New Molecular-Based Prognostic Model for Glioblastoma in Temozolomide Era

Key Points

  • A new molecular-based recursive partitioning analysis model was identified, consisting of MGMT protein, c-Met protein, and age.
  • Median overall survival durations in the model’s 3 risk classes were 21.9, 16.6, and 9.4 months in the NRG Oncology RTOG 0520 cohort.

In a study reported in JAMA Oncology, Bell et al derived a molecular-based recursive partitioning analysis model for overall survival in glioblastoma multiforme in the temozolomide era with the aim of refining existing clinically based models.

Study Details

The study involved analysis of 452 specimens from the NRG Oncology RTOG 0525 study for key protein biomarkers in glioblastoma multiforme using a quantitative molecular microscopy–based approach with semiquantitative immunohistochemical validation. Prognostic models were investigated by incorporating protein biomarkers associated with overall survival into a recursive partitioning analysis model consisting of current RTOG recursive partitioning analysis clinical variables (age, Karnofsky performance status, extent of resection, and neurologic function).

Identification and Performance of Novel Model

In the 452-specimen set, markers found to be significantly associated with overall survival on single-marker multivariate analysis consisted of: MGMT (O-6-methylguanine-DNA methyltransferase; hazard ratio [HR] = 1.81, P < .001), survivin (HR = 1.36, P = .02), c-Met (HR = 1.53, P = .02), pmTOR (HR = 0.76, P = .03), and Ki67 (HR = 1.40, P = .007).

Analysis in 166 patients receiving radiation therapy and temozolomide in NRG Oncology RTOG 0520 with data available for all significant proteins showed that higher and lower MGMT protein levels were significantly associated with decreased and increased MGMT promoter methylation (P < .001) and that MGMT protein expression (HR = 1.84, P < .001) had higher overall survival prognostic value than MGMT promoter methylation (HR = 1.77, P < .001).

Recursive partitioning analysis modeling in this population identified a new model (NRG-GBM-RPA) consisting of MGMT protein, c-Met protein, and age, which yielded greater separation of overall survival prognostic classes vs the existing recursive partitioning analysis model and MGMT promoter methylation: class I = MGMT tumor less than median value or MGMT tumor at least median and age < 50 years; class II = MGMT tumor at least median, age ≥ 50 years, and c-Met cytoplasm less than top quartile; and class III = MGMT tumor at least median, age ≥ 50 years, and c-Met cytoplasm at least top quartile. Median overall survival for these 3 classes were 21.9, 16.6 (HR = 1.83, P = .004, vs class I), and 9.4 months (HR = 5.19, P < .001, vs class I).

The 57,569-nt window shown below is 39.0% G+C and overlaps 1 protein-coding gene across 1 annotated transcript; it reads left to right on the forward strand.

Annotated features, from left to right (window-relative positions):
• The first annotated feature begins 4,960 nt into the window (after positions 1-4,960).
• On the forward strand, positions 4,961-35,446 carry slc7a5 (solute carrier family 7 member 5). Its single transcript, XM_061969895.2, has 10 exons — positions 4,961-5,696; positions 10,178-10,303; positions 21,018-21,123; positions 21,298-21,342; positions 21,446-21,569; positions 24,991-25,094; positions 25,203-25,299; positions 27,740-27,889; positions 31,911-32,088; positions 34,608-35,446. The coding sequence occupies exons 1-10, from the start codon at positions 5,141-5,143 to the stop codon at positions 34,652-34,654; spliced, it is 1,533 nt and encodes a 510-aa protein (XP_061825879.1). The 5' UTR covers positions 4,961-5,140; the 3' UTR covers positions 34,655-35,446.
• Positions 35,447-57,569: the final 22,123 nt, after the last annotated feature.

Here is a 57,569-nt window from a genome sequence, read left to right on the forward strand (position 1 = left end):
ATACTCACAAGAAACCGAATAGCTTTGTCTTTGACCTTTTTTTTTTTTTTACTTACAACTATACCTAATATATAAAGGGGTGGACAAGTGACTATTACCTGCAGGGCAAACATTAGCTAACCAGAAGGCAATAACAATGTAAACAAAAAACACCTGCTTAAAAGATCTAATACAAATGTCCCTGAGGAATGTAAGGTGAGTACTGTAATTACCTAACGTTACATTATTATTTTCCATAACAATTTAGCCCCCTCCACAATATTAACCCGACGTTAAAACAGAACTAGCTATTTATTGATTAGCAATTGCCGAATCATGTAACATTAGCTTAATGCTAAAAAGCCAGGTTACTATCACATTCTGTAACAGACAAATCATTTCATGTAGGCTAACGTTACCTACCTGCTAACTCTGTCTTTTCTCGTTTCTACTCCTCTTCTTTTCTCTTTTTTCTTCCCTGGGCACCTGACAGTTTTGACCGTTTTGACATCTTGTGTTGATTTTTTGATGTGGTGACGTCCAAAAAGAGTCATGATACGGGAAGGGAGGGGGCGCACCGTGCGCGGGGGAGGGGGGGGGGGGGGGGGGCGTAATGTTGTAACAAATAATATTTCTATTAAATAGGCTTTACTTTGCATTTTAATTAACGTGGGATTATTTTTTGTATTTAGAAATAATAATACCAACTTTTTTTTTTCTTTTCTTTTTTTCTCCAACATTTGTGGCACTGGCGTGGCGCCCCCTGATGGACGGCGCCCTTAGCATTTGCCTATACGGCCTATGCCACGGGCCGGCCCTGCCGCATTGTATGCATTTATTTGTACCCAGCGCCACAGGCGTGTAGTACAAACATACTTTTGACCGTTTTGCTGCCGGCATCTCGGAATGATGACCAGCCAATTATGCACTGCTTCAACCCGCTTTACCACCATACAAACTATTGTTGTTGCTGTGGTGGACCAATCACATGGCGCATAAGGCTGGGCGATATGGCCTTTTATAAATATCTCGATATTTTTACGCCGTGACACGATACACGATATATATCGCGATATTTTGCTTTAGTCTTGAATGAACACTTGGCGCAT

The prognostic ability of the NRG-GBM-RPA model was confirmed in an independent data set of 176 patients using traditional immunohistochemistry. Among all patients, hazard ratios were 1.46 (P = .04) for class I vs II and 1.88 (P = .006) for class I vs III. Among 87 patients who received radiation therapy and temozolomide in this cohort, hazard ratios were 1.91 (P = .02) for class I vs II and 3.68 (P < .001) for class I vs III.

The investigators concluded: “This new NRG-GBM-RPA model improves outcome stratification over both the current RTOG [recursive partitioning analysis] model and MGMT promoter methylation, respectively, for patients with [glioblastoma multiforme] treated with radiation and temozolomide and was biologically validated in an independent data set. The revised [recursive partitioning analysis] has the potential to contribute to improving the accurate assessment of prognostic groups in patients with [glioblastoma multiforme] treated with radiation and temozolomide and to influence clinical decision making.”

The study was supported by grants from the National Cancer Institute, a Brain Tumor Funders collaborative grant, an award from The Ohio State University Comprehensive Cancer Center, and a grant from Merck & Co.

Arnab Chakravarti, MD, of The Ohio State University Comprehensive Cancer Center, is the corresponding author of the JAMA Oncology article.

The content in this post has not been reviewed by the American Society of Clinical Oncology, Inc. (ASCO®) and does not necessarily reflect the ideas and opinions of ASCO®.


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